A French Expert Digs in to Save the Prized, Elusive Truffle

Paul Bonnet walks his 20-acre farm in Provence in the south of France, his dog Minette beside him tugging on the leash. In an oak grove, Minette scents and paws a patch of earth about four feet from a gnarled tree trunk. Bonnet pushes a forklike, two-pronged shovel a foot deep into the soil and extracts a pebbly-skinned, walnut-size object. “This is one of the riches of our region, our country,” Bonnet, 60, says in reverent tones as he inspects his find.

The object in question is a truffle—that mysterious, elusive, edible fungus so prized as a delicacy by gastronomes. But it is also a source of great worry for the likes of Paul Bonnet. Truffles, it seems, are becoming an increasingly endangered species. At the beginning of this century, more than 1,000 tons of truffles were unearthed in France during each November-to-March harvest. But in more recent times, for reasons dimly understood if at all, French “truffiers” are gathering at most 20 tons a year. “This year, because of continuing drought and major brush-fires,” laments Bonnet, “we expect less than 10 tons will be harvested.” The scarcity of truffles has caused European market prices to double in each of the past two years, now reaching a record high of $500 per kilo in France, or up to $350 a pound in the U.S.

A third generation truffler whose “earliest memories are of my grandfather taking me in the mountains hunting truffles,” Bonnet will personally head a revolutionary program in hopes of reversing the truffle decline “before it is too late.” Next fall he will become the founding dean of L ‘Université de la Truffe—the University of the Truffle—in the nearby city of Carpentras. This will be a major effort to systematize the study of an industry that has traditionally been shrouded in secrecy and myths.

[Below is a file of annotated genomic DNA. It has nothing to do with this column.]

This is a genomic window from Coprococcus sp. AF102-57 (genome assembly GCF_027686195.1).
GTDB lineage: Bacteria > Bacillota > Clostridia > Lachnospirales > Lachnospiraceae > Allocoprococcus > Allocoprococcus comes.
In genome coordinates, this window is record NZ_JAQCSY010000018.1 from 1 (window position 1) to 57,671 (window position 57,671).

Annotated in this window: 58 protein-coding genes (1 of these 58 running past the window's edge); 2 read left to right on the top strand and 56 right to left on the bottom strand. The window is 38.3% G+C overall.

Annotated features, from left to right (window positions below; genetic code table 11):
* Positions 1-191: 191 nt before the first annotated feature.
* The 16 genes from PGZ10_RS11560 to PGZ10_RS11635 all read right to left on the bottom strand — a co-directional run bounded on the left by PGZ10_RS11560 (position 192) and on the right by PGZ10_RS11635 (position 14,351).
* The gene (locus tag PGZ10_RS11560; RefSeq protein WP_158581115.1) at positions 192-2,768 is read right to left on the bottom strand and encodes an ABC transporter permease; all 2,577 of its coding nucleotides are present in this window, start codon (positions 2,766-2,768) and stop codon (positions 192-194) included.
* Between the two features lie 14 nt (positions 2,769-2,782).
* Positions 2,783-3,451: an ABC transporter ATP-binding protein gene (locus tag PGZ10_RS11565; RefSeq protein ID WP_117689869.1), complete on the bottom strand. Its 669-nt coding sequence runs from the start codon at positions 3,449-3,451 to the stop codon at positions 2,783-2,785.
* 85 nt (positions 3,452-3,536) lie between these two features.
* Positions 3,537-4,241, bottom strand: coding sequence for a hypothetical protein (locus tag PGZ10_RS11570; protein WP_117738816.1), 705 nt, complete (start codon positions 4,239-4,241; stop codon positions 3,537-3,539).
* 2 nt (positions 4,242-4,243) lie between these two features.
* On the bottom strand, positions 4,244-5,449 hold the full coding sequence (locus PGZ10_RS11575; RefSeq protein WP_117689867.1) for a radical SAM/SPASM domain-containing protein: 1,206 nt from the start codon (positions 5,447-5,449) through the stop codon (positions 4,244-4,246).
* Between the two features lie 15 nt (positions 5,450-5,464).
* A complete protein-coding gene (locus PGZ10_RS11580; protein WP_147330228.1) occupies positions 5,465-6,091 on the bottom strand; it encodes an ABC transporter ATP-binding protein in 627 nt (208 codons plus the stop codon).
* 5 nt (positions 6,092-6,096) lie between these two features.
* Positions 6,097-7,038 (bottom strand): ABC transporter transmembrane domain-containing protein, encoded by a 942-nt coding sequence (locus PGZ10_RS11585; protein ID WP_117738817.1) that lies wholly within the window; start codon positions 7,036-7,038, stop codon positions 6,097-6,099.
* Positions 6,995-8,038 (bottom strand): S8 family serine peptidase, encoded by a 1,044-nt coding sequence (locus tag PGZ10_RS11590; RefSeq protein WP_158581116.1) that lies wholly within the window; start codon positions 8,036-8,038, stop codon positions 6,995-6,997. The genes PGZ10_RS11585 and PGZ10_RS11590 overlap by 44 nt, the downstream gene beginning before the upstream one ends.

It has been said that more is understood about the far side of the moon than about truffles, those aromatic, piquant-flavored bits of spore that grow underground near certain tree roots. The ancient Egyptians cooked truffles in goose fat. The Greek biographer Plutarch was thought to have speculated that truffles may be a result of lightning striking the earth. Even Bonnet himself has little to add. “We know the truffle is like a mushroom,” he says with a Gallic shrug, “but not a mushroom.”

Whatever they are, there are about 70 known species of them. The kind preferred by aficionados of French cuisine is the black winter truffle, or Périgord noir, found only in southern France. And the generally accepted position is that truffles can only grow naturally in the wild, that they defy transplanting or domesticated cultivation.

Ah, but Bonnet knows better, and he can prove it. More than a century ago, he says, a Carpentras agronomist named Auguste Rousseau found that if you took oak saplings from the mountainside and replanted them in the valley, truffles will follow. But as long as France had ample supplies of wild truffles, Rousseau’s discovery went largely unexploited. Then in 1953 Paul Bonnet took up the technique with the intention of cultivating truffles in 10 years’ time. “It took nine,” says Bonnet, who is the father of two sons, now grown, and grandfather of four.

Bonnet is currently known as “the prince of truffles.” Today the farm he shares with his wife, Andrea, is planted with varieties of oak that Paul nurtured from wild acorns. Through refined techniques of aeration and irrigation, Bonnet can harvest up to 100 pounds of truffles per hectare (about 2 l/2 acres) in a good year. And he wouldn’t think of employing pigs to sniff and root out his quarry, as described in truffle lore. Instead, like most trufflers, he prefers dogs like Minette, a corniaud bred especially for the task.

Outside of France’s Provence and Périgord regions, additional varieties of truffles are found in Italy and Spain, among other locations. Efforts to grow them in places like Texas have not progressed far enough to yield any truffles. Still, even before the fees and schedules of his Truffle U. have been set, inquiries are already coming in from the U.S., Canada, Germany (truffles occasionally pop up in the Black Forest), Switzerland, even from Israel and the United Arab Emirates. The “trufflculture” curriculum, to be administered by the Lycée Supérieur d’Agriculture in Carpentras in association with the University of Avignon, will include hands-on work with Bonnet on his farm as well as a scientific course to collect a central data base. Saving and taming the disappearing truffle will not come easily, Bonnet concedes. “It will require a lot of work,” he says, “some magic—and luck.”

—Dan Chu, Peter Mikelbank in Provence

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